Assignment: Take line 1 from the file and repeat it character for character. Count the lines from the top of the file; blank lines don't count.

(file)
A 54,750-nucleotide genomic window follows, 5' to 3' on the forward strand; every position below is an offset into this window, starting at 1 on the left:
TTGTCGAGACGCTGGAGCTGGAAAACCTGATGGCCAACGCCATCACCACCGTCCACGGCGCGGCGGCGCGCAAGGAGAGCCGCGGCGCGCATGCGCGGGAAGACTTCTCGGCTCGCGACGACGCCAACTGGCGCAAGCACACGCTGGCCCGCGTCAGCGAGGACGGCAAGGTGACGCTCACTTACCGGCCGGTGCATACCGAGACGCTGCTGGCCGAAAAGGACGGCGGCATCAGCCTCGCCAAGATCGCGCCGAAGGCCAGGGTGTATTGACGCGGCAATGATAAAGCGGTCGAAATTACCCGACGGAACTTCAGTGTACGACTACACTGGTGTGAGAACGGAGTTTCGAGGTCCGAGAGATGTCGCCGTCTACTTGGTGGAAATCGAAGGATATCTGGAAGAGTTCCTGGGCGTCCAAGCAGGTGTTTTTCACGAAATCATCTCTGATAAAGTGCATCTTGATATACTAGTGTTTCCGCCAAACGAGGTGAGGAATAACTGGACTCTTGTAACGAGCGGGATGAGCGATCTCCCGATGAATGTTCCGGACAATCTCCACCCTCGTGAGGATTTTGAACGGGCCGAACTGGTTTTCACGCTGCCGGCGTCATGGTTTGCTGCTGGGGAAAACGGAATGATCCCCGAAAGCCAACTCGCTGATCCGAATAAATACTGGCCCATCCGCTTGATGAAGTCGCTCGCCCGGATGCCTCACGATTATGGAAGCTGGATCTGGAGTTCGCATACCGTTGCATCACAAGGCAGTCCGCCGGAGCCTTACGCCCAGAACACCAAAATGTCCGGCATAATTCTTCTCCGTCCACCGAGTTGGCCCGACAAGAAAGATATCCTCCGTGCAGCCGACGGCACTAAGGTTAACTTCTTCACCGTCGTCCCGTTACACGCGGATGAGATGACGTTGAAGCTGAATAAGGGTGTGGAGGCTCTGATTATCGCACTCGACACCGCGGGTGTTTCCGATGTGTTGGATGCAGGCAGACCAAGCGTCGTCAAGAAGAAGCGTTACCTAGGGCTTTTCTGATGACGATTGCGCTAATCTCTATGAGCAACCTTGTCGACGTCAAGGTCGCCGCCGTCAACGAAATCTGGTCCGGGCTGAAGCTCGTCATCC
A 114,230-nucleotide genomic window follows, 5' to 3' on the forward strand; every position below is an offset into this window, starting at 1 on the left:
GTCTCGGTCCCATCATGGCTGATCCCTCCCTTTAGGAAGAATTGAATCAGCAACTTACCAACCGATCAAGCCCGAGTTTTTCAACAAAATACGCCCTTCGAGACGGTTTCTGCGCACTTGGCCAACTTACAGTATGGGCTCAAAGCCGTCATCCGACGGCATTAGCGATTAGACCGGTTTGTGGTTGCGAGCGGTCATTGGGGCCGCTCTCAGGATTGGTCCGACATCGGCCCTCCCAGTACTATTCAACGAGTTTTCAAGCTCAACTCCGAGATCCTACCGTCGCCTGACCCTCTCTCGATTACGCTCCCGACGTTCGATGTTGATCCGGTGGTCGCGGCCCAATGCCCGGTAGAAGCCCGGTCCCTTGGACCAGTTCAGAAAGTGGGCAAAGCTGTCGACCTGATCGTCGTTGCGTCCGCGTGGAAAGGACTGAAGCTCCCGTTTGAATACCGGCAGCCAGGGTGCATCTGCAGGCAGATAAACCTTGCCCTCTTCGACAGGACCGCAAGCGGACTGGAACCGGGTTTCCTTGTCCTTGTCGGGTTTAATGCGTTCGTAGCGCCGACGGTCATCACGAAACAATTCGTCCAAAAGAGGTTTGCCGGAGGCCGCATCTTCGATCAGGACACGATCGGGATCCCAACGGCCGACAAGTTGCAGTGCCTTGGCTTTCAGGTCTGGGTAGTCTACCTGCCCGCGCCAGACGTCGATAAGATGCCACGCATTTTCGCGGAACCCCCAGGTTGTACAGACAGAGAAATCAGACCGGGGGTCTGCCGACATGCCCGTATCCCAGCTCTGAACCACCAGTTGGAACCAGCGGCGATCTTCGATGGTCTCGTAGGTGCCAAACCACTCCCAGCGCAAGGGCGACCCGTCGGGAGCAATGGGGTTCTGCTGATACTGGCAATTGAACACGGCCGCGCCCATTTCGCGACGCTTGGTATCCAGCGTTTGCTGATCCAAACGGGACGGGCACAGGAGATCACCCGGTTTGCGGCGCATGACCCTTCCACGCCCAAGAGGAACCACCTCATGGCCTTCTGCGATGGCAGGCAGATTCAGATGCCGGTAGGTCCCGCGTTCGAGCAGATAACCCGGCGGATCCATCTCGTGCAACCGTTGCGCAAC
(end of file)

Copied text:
A 54,750-nucleotide genomic window follows, 5' to 3' on the forward strand; every position below is an offset into this window, starting at 1 on the left: